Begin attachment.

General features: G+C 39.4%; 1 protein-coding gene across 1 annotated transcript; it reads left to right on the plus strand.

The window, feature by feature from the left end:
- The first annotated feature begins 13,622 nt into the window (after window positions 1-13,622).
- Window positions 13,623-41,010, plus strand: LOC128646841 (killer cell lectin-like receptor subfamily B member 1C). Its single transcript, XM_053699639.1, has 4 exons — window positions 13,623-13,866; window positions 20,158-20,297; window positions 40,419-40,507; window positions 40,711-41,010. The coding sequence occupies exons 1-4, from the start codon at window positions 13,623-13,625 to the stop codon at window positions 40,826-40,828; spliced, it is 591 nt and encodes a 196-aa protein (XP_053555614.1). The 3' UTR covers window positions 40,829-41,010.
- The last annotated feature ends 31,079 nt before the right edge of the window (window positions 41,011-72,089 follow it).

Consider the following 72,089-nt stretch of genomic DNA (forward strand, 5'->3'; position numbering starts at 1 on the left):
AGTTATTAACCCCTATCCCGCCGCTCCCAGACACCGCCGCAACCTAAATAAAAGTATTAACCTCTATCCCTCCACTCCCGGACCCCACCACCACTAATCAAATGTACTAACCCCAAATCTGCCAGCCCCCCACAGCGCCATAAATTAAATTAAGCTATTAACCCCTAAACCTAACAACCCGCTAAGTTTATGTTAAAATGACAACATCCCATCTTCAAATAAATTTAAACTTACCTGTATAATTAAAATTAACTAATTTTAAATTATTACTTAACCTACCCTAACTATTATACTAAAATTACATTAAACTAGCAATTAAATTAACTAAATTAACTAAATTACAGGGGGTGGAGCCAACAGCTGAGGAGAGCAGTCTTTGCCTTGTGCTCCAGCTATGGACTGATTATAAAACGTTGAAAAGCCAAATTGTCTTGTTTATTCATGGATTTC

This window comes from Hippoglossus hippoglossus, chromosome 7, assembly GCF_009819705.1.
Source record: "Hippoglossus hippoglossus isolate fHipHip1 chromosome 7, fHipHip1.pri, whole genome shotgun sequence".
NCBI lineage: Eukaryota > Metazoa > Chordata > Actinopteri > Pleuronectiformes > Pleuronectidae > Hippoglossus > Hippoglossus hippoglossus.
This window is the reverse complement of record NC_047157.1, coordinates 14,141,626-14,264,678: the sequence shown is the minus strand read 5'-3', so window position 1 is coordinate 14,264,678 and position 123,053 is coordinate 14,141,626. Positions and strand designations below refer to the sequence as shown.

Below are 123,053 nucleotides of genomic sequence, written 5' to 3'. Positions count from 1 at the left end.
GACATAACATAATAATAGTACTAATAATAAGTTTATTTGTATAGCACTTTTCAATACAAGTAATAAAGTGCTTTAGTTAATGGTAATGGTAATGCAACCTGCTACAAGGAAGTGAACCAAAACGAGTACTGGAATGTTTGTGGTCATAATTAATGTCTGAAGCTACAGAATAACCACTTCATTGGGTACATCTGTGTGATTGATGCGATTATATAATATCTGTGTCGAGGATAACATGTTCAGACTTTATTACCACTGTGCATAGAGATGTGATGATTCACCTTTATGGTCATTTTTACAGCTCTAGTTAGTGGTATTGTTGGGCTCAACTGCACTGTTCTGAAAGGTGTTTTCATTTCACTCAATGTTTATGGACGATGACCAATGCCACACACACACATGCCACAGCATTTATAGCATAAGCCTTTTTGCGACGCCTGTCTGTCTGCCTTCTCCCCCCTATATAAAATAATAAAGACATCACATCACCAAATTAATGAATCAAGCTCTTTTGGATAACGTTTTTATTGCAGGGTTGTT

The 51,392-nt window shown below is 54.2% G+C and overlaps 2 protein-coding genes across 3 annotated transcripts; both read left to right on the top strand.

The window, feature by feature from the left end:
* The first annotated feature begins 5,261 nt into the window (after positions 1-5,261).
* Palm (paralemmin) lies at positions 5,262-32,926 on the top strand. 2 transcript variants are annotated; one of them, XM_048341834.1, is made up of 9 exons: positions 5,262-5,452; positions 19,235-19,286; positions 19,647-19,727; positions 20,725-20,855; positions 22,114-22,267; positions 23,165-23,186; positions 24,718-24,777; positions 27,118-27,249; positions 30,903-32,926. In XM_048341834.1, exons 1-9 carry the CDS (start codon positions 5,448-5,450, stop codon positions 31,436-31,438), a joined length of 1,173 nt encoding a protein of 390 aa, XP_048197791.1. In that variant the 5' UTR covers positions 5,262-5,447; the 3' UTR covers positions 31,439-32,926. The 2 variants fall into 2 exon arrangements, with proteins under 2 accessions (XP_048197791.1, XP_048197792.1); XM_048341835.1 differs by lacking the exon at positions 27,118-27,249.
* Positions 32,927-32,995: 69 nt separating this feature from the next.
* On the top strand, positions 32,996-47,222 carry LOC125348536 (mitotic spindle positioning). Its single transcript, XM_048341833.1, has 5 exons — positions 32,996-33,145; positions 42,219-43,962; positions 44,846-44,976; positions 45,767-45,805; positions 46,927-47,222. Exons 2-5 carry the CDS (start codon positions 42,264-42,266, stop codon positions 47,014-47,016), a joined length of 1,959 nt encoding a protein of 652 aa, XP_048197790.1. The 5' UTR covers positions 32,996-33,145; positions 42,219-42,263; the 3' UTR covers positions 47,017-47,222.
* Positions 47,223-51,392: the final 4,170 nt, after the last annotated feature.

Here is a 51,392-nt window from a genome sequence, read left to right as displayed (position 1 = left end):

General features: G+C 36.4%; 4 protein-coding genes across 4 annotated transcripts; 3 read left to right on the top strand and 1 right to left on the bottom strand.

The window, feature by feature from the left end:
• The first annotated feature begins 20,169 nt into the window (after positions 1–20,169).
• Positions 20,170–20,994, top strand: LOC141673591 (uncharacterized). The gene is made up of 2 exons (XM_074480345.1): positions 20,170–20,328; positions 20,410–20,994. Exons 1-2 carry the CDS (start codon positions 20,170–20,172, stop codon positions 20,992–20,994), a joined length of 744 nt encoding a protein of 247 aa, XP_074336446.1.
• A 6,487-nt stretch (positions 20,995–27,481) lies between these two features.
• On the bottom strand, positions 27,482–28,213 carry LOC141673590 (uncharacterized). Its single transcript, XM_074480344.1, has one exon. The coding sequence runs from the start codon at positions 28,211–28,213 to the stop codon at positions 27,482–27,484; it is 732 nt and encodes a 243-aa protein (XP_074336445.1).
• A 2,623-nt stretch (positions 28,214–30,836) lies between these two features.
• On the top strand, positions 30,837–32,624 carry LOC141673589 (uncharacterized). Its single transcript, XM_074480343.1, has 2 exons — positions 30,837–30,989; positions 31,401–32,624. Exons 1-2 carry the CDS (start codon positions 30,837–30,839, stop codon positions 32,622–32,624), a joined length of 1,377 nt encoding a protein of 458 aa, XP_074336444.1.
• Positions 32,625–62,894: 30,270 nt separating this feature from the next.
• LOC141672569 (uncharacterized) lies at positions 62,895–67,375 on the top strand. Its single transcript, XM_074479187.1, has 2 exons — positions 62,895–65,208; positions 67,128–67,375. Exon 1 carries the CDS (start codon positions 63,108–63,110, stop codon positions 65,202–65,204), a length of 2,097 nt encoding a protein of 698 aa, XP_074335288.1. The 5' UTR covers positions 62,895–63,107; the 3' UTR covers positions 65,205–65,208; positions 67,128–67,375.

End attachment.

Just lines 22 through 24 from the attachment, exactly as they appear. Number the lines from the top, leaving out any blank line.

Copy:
General features: G+C 36.4%; 4 protein-coding genes across 4 annotated transcripts; 3 read left to right on the top strand and 1 right to left on the bottom strand.

The window, feature by feature from the left end:
• The first annotated feature begins 20,169 nt into the window (after positions 1–20,169).